The Arshile Gorky Foundation sent a work by the early Abstract Expressionist out for routine conservation, the single work came back as two after conservators discovered a painting hidden behind a later work on paper, Artnet News reported.
“This discovery is the sort of moment that drew so many of us to art in the first place—the wonder and surprise, the invitation to think beyond what we already know, hints of new horizons,” Marc Payot, president of Hauser and Wirth, which will debut the work in a non-selling exhibition in New York next month, told Artnet News.
The painting, which has been dubbed Untitled (Virginia Summer), is being added to a new Gorky catalogue raisonné, due out this month from the artist’s foundation.
When Gorky finished the painting on paper, The Limit (1947), he was in quite a prolific period, making a new work every day. As a result, it appears he was short on materials, and, lacking a stretched canvas to work on, simply placed it atop the earlier work now identified as Untitled (Virginia Summer).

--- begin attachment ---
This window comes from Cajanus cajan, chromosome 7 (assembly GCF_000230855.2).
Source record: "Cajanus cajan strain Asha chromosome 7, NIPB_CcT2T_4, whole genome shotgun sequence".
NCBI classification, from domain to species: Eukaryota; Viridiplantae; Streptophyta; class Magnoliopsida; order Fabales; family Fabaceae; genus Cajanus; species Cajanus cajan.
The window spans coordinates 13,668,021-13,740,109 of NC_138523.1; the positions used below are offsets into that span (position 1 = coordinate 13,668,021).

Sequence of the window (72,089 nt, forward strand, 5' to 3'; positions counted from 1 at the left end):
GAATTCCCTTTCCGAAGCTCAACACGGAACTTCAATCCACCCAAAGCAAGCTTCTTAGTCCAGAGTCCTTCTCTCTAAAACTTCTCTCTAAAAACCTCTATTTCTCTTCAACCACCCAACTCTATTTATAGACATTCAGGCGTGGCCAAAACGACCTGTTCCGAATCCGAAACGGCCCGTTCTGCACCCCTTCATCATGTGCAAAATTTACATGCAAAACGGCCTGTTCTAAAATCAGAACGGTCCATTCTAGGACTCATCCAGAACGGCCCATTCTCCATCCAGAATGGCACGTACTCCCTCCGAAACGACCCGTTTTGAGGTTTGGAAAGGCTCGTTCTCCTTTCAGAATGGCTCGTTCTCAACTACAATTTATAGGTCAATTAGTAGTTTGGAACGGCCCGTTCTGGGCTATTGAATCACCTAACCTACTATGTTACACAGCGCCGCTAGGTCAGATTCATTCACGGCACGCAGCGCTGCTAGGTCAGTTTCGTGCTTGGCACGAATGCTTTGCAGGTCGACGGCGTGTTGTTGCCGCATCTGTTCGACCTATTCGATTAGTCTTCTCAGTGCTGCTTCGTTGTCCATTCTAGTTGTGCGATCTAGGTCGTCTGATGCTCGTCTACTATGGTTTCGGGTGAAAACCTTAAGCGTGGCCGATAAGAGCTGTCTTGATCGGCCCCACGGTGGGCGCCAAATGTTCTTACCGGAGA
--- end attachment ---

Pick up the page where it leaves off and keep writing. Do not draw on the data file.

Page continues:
It’s quite possible that this isn’t the only painting the artist obscured this way. “Curators of museums: It’s not a bad idea to take it out of the basement or off the wall, look behind, and see if you’ve got two paintings instead of one,” Matthew Spender, the artist’s son-in-law and author of From a High Place: A Life of Arshile Gorky, told The New York Times.
Arshile Gorky (Vostanik Manoug Adoian) was a U.S. – Armenian painter. Gorky has been hailed as one of the most powerful American painters of the 20th century. The suffering and loss he experienced in the Armenian genocide had crucial influence at Gorky’s development as an artist.
Gorky was born in the village of Khorgom (today’s Dilkaya), situated on the shores of Lake Van in the Ottoman Empire in 1904. Gorky escaped the Armenian Genocide and arrived in the USA in 1920, where he lived until committing suicide in 1948.